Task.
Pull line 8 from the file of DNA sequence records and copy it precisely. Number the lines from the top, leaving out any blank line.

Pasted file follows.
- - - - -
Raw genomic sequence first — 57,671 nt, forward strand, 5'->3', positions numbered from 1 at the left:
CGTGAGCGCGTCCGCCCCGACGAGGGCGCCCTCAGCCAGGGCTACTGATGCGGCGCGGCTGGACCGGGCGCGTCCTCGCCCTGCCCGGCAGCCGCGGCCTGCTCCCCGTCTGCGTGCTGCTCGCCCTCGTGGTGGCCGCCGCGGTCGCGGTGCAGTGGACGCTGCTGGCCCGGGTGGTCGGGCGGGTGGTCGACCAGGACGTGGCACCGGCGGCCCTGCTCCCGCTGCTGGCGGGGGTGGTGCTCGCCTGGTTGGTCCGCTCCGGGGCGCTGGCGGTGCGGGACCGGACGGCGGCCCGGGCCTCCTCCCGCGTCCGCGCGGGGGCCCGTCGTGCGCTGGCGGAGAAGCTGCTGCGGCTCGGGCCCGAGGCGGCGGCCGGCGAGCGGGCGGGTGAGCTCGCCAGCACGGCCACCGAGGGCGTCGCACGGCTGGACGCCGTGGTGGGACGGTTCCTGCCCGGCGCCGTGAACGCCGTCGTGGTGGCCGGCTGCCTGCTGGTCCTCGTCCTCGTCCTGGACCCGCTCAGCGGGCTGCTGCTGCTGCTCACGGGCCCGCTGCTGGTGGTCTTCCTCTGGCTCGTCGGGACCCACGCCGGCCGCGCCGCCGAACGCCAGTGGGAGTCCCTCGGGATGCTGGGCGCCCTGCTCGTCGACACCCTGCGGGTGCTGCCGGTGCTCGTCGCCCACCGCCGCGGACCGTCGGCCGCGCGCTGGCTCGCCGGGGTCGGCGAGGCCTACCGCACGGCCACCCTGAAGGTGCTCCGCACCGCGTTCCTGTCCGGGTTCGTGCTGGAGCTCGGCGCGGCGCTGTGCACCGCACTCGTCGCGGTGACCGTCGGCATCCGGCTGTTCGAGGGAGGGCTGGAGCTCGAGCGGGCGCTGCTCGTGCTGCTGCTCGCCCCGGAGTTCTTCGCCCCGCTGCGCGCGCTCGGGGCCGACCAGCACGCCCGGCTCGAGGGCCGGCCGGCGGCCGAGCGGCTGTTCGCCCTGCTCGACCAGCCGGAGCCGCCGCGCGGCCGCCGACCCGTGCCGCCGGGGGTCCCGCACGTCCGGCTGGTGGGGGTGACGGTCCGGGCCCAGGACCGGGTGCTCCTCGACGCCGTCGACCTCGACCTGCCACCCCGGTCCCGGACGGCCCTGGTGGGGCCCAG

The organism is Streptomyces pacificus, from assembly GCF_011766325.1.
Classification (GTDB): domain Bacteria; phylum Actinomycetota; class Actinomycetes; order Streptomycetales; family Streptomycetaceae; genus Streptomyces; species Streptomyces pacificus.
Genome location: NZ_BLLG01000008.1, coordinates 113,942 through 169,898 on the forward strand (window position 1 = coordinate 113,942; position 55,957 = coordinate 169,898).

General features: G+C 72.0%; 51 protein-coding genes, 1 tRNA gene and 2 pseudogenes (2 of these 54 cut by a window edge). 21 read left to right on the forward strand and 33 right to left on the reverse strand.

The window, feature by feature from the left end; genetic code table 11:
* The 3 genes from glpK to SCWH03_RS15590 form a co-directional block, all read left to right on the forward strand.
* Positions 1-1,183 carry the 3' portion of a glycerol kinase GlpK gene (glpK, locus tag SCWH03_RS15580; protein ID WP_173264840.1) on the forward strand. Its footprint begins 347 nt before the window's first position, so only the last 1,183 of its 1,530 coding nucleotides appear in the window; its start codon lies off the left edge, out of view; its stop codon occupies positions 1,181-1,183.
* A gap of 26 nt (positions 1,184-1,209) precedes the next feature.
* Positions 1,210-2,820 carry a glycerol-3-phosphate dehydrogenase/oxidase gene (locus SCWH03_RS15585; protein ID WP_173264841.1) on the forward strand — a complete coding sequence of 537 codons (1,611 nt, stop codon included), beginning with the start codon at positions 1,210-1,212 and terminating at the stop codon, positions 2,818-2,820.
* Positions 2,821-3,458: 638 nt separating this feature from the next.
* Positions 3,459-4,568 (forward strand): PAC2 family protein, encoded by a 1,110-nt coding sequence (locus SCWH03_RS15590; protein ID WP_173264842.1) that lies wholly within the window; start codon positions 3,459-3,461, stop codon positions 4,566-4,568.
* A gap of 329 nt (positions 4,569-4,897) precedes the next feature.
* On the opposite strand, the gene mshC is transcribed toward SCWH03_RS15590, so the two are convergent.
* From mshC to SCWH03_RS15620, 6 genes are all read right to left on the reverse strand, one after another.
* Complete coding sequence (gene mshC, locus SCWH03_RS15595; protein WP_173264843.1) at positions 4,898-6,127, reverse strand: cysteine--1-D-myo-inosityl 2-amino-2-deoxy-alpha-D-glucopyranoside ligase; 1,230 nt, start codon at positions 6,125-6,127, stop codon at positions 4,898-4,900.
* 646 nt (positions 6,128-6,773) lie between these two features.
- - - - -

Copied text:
* The 3 genes from glpK to SCWH03_RS15590 form a co-directional block, all read left to right on the forward strand.